Chatting with 2021’s ABDA Awards Shortlister, Kespa Katsuk
We have once again put our support behind the Australian Book Design Awards this year sponsoring the Best Student Design Awards—Series. With the finalists to be announced in late June we wanted to have a chat with each of the talented designer’s that were chosen as finalists in this category including Frances Peck, Kespa Katsuk, Celia Mance, Angela Huang and Daphne Kok.
This week we chat with Kespa Katsuk.
Tell us a little bit about who you are
So, I’m 21 and currently in my third year of Communication Design at RMIT. I was born in Melbourne but am ethnically Chinese-Malaysian and Thai. I grew up around Springvale and Camberwell areas. In my spare time, I’m usually skating, learning Mandarin, hanging with friends and taking photos. I’m pretty big on cinema, especially Asian films so I try to watch that when I have time.
How did you get into design?
I’ve always been into different forms of creativity and took vis comm classes in high school, however, really took an interest in graphic design through skateboarding. I was quite into clothing and board graphics initially and all the graphic design associated with skateboarding. Things like photoshoots, skate vids and look-books also sparked my interest in videography and photography.
From there my taste in design slowly expanded, as I began appreciating things like old movie posters, packaging, album covers and the like. I initially started graphic design studies at Unimelb and ended up having to take a lot of architecture electives there, so that also opened my eyes up to that area of design. I really love brutalist architecture in particular.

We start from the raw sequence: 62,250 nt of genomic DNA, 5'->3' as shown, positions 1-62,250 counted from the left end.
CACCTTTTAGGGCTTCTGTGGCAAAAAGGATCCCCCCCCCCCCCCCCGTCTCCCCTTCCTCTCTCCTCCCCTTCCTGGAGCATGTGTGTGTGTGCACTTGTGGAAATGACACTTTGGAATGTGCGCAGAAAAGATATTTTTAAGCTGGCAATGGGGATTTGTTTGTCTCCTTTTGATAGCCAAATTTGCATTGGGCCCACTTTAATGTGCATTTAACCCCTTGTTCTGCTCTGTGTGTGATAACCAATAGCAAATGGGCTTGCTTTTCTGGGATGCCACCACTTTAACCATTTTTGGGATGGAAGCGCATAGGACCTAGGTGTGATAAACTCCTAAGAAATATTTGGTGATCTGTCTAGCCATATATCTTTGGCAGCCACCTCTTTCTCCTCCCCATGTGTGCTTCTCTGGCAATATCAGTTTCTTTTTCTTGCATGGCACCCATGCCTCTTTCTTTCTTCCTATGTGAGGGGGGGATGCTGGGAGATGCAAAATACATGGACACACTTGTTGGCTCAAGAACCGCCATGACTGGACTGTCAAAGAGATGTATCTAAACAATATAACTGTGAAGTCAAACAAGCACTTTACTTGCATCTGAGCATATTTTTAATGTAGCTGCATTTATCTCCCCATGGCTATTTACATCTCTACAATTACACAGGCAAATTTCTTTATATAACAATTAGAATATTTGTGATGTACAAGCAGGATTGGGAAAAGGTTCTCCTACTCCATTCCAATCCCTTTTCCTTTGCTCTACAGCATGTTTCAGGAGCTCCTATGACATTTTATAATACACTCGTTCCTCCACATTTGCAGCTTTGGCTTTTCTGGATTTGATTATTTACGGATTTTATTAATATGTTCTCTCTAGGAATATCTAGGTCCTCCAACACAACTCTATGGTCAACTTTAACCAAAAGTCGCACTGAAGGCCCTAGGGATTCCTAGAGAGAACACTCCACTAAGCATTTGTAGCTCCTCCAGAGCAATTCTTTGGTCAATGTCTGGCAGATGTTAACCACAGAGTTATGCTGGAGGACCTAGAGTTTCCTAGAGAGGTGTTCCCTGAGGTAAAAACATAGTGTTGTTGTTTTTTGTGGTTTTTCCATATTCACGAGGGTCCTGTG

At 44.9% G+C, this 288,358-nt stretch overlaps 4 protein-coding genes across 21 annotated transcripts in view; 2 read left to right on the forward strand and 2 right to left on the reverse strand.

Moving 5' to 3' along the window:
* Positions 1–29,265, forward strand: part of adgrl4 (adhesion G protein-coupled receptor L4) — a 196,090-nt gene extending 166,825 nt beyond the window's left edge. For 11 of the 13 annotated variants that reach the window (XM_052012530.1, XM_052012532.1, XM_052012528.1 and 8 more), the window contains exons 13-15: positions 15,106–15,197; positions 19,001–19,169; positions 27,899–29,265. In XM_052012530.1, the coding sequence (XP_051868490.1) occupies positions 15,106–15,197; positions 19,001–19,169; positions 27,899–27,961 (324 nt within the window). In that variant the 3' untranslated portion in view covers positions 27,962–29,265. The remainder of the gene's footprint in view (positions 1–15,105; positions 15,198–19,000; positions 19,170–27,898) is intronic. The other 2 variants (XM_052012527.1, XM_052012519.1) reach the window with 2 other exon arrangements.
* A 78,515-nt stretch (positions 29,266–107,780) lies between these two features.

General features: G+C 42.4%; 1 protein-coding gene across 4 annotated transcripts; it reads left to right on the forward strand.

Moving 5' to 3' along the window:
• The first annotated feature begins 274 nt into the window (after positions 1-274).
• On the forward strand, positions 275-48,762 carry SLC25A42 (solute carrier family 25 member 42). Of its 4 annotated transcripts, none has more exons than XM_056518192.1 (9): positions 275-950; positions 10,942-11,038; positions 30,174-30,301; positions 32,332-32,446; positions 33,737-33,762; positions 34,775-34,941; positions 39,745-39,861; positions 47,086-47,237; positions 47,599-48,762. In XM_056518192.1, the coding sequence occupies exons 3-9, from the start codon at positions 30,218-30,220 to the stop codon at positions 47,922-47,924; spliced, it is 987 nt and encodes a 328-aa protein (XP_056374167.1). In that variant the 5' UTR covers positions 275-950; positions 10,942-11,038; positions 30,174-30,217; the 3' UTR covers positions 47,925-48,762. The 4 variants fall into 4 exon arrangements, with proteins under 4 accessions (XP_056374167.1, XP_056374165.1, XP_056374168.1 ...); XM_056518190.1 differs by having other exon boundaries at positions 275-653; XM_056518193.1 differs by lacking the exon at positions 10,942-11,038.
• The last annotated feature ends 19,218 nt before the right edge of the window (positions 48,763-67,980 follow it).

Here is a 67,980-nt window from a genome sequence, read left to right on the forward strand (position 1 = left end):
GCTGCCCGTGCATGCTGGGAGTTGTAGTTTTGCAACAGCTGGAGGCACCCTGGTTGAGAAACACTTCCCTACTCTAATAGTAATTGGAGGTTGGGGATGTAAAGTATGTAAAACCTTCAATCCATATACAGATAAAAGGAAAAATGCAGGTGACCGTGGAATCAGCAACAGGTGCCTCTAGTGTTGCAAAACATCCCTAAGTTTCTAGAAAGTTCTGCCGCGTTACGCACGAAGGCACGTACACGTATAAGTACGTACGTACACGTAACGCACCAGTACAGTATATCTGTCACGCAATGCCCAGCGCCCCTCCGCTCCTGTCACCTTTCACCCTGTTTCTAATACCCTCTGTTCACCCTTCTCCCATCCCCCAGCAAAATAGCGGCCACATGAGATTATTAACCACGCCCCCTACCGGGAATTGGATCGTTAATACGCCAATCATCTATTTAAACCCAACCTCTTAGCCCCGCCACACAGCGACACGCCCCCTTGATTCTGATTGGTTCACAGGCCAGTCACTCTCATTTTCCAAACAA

Skateboarding also made me develop an interest in fashion. I design and sew my own clothes when I have time and feel up for it.
All these different creative interests generally inform and inspire one another.
What made you start getting into book design?
Honestly, it was kind of just by chance. I had just moved from Unimelb graphic design to RMIT and didn’t realise that there were different studio options to pick from. So, I randomly got assigned to a book design studio which really opened my eyes to the practice. I particularly like older books cover designs, like 70’s penguin ones for example. That’s probably quite evident in these Annie Albers covers.
What was the inspiration and thought process behind your book cover?
I was generally focused on trying to make materiality the focus of the cover. As Albers’ writings stated, she wanted to let the material in her weavings speak for themselves, rather than manipulate the material to create something figurative. So, the idea behind these covers was to extract the textures from the materials Albers’ used in her weavings and position them as the cover’s central focus.
What’s been happening in design for you since you entered?
During the summer holidays I began trying to develop my design skills in other areas like coding and motion. More recently I’ve begun an in-house design internship role for RISING Melbourne which has been a great opportunity. Apart from that, I’ve just been trying to channel my energy into other areas of my life outside of design. Socialising, meditating and such. Just trying to develop who I am as a person, on top of design.